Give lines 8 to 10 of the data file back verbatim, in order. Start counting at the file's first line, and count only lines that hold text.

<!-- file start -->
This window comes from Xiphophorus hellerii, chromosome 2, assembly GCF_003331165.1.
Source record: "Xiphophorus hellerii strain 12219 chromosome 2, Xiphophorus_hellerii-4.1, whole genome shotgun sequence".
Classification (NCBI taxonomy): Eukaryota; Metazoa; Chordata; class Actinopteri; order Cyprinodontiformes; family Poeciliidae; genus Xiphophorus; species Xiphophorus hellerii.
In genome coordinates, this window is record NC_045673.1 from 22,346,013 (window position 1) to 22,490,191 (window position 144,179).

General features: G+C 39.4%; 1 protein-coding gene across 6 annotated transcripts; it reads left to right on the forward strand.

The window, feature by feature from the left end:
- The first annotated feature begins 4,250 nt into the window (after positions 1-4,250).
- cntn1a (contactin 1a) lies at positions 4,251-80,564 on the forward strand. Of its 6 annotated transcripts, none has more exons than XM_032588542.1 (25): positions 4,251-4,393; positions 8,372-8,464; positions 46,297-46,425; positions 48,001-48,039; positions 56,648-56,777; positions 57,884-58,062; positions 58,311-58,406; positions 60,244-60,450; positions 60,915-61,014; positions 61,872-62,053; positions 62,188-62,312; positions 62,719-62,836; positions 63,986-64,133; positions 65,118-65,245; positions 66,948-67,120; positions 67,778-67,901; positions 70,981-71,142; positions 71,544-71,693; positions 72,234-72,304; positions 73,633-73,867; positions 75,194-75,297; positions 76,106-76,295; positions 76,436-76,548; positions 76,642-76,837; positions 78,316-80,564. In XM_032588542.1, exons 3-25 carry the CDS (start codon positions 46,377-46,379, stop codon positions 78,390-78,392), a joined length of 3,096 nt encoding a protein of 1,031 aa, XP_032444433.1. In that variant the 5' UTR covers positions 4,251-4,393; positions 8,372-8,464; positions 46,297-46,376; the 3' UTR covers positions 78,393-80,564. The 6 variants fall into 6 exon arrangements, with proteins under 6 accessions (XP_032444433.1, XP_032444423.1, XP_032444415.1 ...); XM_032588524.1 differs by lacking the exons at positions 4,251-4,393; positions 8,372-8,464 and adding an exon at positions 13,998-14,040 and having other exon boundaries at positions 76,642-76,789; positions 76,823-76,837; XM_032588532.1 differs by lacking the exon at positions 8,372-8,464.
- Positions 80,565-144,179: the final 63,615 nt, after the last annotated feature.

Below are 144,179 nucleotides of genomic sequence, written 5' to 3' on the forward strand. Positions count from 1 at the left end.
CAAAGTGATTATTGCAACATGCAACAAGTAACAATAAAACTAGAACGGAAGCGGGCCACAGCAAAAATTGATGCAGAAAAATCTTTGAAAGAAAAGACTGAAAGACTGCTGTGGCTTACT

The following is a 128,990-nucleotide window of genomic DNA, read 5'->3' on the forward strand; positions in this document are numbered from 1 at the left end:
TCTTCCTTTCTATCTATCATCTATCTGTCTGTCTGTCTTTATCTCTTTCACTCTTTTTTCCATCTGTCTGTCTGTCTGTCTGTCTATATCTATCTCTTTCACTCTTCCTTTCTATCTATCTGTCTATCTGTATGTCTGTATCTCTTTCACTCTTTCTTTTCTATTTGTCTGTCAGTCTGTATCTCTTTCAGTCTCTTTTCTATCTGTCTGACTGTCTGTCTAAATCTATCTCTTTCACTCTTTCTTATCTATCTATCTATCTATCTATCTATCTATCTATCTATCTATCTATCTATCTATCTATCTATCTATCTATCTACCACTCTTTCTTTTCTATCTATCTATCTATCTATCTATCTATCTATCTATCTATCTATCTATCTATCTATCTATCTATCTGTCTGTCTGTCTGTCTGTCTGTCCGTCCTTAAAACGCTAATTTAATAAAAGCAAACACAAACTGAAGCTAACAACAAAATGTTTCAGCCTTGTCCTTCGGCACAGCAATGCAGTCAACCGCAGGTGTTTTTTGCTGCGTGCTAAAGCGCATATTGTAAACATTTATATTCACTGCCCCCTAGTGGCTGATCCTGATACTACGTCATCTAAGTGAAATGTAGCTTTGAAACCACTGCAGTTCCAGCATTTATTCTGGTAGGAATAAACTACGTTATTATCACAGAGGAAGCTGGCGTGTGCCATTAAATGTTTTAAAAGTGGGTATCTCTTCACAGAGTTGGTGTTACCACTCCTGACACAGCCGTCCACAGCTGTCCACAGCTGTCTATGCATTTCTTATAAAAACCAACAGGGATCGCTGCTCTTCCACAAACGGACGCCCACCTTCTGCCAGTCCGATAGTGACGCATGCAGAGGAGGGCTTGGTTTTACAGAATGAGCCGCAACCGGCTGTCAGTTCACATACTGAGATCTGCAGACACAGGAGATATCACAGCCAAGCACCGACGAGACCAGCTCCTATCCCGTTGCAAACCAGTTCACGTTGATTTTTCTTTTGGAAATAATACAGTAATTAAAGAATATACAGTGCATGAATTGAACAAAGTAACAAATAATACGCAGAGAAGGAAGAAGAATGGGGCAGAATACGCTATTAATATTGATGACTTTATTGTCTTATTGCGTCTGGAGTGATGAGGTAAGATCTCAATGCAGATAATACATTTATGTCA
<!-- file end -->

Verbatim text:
- cntn1a (contactin 1a) lies at positions 4,251-80,564 on the forward strand. Of its 6 annotated transcripts, none has more exons than XM_032588542.1 (25): positions 4,251-4,393; positions 8,372-8,464; positions 46,297-46,425; positions 48,001-48,039; positions 56,648-56,777; positions 57,884-58,062; positions 58,311-58,406; positions 60,244-60,450; positions 60,915-61,014; positions 61,872-62,053; positions 62,188-62,312; positions 62,719-62,836; positions 63,986-64,133; positions 65,118-65,245; positions 66,948-67,120; positions 67,778-67,901; positions 70,981-71,142; positions 71,544-71,693; positions 72,234-72,304; positions 73,633-73,867; positions 75,194-75,297; positions 76,106-76,295; positions 76,436-76,548; positions 76,642-76,837; positions 78,316-80,564. In XM_032588542.1, exons 3-25 carry the CDS (start codon positions 46,377-46,379, stop codon positions 78,390-78,392), a joined length of 3,096 nt encoding a protein of 1,031 aa, XP_032444433.1. In that variant the 5' UTR covers positions 4,251-4,393; positions 8,372-8,464; positions 46,297-46,376; the 3' UTR covers positions 78,393-80,564. The 6 variants fall into 6 exon arrangements, with proteins under 6 accessions (XP_032444433.1, XP_032444423.1, XP_032444415.1 ...); XM_032588524.1 differs by lacking the exons at positions 4,251-4,393; positions 8,372-8,464 and adding an exon at positions 13,998-14,040 and having other exon boundaries at positions 76,642-76,789; positions 76,823-76,837; XM_032588532.1 differs by lacking the exon at positions 8,372-8,464.
- Positions 80,565-144,179: the final 63,615 nt, after the last annotated feature.

Below are 144,179 nucleotides of genomic sequence, written 5' to 3' on the forward strand. Positions count from 1 at the left end.